The AO [Arctic Oscillation] has positive and negative phases that influence broad weather patterns across the northern hemisphere (Thompson et al. 2000). For example, during the positive phase of the AO, atmospheric pressure over the Arctic is lower than average, which tends to result in warmer and wetter winters in northern regions as warmer air is able to move further north (Thompson et al. 2000; Aanes et al. 2002).
From 1988 to 1996, the summer intensity of the AO was largely in the positive phase [warming], with a mean value of 0.207 (± 0.135 SE), and this was a period of population stability or growth for each of the three herds that we examined here. In contrast, from 1997 to 2016 the summer AO has remained largely in the negative phase [cooling], with a mean value of − 0.154 (± 0.077 SE), and over this period the Bathurst, Beverly, and Qamanirjuaq herds declined in abundance.
Our results suggest that during periods of positive AO intensity, warmer temperatures on the summer range result in improved growing conditions for vascular plants that benefts foraging caribou. Conversely, negative summer AO intensity is associated with cooler temperatures with associated shorter growing seasons and increased precipitation on the Beverly summer range.
We found that positive intensities of the Arctic Oscillation (AO) in the summer were associated with warmer temperatures, improved growing conditions for vegetation, and better body condition of caribou. Over this same period, the body condition of female caribou was positively related to fecundity.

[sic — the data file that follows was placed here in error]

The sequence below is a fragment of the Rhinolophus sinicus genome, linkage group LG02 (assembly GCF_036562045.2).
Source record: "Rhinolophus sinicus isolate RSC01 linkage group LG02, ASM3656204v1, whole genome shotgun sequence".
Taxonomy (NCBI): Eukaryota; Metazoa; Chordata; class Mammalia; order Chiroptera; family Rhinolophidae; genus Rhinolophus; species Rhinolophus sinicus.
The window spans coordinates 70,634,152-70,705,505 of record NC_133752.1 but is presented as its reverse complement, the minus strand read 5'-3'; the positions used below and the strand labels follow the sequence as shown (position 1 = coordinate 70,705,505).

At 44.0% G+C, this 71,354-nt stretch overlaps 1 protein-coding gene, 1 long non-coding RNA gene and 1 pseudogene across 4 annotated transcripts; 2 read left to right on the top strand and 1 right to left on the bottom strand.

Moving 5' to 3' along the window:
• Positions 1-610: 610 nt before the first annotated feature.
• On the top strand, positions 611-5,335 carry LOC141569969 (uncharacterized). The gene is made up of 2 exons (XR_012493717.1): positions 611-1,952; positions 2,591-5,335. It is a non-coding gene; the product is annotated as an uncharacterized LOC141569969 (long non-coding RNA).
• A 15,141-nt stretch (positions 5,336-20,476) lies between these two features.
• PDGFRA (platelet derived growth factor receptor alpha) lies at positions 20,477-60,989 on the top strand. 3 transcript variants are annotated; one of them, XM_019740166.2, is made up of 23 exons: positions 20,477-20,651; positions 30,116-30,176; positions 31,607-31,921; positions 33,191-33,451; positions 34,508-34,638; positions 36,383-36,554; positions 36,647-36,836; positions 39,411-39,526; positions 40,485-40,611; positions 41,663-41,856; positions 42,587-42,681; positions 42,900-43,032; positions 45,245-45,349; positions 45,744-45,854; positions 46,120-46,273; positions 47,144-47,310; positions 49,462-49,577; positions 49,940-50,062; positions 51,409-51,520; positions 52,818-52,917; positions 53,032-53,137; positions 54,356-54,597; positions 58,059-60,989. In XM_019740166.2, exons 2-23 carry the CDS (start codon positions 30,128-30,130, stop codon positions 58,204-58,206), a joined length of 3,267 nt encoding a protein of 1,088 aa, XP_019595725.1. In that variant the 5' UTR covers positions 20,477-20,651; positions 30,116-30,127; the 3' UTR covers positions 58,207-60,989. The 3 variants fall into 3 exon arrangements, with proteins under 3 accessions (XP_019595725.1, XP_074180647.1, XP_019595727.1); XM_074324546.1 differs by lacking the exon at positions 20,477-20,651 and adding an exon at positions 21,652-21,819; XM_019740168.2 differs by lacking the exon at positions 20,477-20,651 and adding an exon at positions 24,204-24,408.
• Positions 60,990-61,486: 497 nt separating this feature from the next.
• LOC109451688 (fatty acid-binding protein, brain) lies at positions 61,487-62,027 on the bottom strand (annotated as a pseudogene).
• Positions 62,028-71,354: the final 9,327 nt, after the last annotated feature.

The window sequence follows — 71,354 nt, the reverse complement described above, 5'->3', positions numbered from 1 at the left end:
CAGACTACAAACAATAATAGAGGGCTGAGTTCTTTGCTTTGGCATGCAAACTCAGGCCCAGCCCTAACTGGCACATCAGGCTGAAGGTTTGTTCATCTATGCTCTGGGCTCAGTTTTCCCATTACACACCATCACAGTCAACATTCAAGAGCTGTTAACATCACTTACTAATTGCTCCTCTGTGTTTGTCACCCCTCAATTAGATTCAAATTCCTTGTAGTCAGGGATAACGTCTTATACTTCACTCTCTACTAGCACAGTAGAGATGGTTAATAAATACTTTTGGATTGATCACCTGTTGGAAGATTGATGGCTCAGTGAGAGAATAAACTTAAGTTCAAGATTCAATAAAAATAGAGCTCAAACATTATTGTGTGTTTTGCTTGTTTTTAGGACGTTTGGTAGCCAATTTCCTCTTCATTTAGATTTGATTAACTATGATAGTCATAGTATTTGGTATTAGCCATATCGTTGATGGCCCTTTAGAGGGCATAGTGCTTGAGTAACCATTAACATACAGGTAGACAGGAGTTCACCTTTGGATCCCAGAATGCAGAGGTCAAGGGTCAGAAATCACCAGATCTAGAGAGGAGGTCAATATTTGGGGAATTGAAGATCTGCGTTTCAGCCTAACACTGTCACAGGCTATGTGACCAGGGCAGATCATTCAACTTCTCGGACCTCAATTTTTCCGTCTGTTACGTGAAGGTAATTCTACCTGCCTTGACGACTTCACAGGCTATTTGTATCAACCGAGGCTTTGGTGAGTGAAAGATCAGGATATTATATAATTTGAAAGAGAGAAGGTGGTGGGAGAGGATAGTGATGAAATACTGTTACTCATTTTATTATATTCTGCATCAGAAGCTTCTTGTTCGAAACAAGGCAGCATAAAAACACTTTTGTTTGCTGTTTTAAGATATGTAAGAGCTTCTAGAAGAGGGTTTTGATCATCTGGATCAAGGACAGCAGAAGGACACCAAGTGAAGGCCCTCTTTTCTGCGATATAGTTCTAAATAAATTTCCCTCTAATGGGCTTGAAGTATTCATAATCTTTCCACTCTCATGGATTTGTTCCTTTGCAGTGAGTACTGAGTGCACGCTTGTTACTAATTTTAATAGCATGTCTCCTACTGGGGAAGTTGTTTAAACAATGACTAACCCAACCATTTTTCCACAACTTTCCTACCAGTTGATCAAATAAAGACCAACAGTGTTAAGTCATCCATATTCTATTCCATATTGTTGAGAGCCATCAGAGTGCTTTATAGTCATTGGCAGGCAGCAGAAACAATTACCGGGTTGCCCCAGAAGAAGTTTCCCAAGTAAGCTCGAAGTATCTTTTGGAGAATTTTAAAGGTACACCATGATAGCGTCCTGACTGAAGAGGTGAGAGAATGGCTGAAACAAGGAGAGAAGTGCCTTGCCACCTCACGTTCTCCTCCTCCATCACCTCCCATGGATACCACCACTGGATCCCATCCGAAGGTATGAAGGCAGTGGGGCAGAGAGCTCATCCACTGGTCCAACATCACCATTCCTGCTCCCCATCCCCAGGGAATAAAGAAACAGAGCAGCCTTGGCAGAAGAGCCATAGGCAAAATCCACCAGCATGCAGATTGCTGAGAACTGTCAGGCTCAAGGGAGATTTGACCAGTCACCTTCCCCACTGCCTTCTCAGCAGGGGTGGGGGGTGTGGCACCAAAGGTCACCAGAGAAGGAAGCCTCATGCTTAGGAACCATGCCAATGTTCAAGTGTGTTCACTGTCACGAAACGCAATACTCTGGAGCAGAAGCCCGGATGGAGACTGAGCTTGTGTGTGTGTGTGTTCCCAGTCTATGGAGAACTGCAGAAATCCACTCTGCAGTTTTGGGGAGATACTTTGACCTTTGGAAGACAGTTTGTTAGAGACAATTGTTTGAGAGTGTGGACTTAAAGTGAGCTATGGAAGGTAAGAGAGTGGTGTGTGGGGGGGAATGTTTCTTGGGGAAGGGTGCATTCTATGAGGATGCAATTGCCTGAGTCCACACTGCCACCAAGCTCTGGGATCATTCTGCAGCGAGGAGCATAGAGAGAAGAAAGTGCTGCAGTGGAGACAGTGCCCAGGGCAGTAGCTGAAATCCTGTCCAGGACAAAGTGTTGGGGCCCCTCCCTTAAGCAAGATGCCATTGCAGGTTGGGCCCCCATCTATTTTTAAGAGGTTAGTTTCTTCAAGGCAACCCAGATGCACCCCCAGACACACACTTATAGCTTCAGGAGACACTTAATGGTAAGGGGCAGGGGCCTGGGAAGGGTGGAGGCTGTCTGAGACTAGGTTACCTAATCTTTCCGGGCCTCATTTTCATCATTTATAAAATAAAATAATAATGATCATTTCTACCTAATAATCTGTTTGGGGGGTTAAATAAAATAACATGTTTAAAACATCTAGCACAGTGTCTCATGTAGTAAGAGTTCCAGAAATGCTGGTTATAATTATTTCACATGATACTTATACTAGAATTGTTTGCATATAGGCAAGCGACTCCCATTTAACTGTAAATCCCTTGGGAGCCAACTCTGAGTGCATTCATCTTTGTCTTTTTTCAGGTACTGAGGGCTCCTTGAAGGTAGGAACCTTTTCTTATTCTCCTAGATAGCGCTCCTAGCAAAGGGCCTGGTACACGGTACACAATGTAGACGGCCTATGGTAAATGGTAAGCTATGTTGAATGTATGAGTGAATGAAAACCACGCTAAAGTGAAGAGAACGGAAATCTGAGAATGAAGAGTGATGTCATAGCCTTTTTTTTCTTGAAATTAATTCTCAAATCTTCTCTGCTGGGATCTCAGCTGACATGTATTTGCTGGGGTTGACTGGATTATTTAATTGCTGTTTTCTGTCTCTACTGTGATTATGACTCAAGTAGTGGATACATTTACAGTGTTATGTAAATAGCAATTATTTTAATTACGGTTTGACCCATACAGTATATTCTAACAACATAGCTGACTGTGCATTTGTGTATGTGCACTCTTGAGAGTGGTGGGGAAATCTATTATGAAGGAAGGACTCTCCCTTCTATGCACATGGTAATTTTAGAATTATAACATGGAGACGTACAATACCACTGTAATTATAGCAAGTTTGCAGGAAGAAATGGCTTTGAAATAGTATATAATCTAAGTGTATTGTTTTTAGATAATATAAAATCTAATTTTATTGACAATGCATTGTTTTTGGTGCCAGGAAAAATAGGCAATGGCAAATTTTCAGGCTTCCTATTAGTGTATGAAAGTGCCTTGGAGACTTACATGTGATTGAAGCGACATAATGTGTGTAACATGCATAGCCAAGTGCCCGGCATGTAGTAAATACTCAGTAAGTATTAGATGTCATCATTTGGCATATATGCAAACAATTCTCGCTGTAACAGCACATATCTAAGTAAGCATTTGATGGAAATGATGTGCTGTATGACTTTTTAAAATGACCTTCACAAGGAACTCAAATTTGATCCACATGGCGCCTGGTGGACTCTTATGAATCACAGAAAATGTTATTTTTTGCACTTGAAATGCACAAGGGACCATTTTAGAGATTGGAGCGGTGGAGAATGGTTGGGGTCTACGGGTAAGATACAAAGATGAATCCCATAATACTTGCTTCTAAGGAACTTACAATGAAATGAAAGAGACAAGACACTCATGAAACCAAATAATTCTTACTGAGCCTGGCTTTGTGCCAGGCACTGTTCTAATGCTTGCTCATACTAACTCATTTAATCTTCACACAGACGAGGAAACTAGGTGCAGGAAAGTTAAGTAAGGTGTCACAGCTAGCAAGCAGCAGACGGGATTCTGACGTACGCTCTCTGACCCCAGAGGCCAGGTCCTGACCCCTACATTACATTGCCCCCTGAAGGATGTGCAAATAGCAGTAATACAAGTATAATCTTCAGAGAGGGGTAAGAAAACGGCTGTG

We further identified that population trajectories of caribou herds followed the direction of the AO: herds increased under positive AO intensity, and decreased under negative AO intensity.
Copepod Species Also Thrive In A Warming Arctic
Caribou aren’t the only Arctic dwellers that benefit when the regional climate warms. According to yet another new paper, even copepod species native to the Arctic region thrive in a warming environment with less sea ice — and languish with cooling and more sea ice. Warmth promotes food availability and enhances growth and development transition success.
Biogeographic responses of the
copepod Calanus glacialis to a changing
Arctic marine environment
[E]nvironmental conditions in years with less ice cover were more favorable for C. glacialis development than those with more ice cover. The highest success rate (85.3%) occurred in 2012, coincident with the year of the lowest sea ice extent among the 35-year study period. Transition-zone annual mean temperature was negatively correlated with September-mean sea ice extent (r = −.92, p < .01), as was food availability (r = −.96, p < .01). [M]odeled C. glacialis habitats expanded during the past 35 years, as more and more C. glacialis individuals in the transition zone successfully developed to diapause over the modeled period. Before 1990, only 20%–30% of the transition-zone individuals succeeded while success rates were always >50% after 2000.
Annual mean temperature and food for the transition-zone individuals also showed significant upward trends although temperature appeared to have much higher variability than food. In the Chukchi Sea, significant increases in the biomass and abundance of zooplankton (particularly C. glacialis) were found in recent warm years as compared to the earlier cold years (Ershova et al., 2015). The strong positive correlation between mean developmental stage of C. glacialis and sea surface temperature from that study agreed with our modeling results, both suggesting that warmer temperatures sped up C. glacialis cohort developmental process.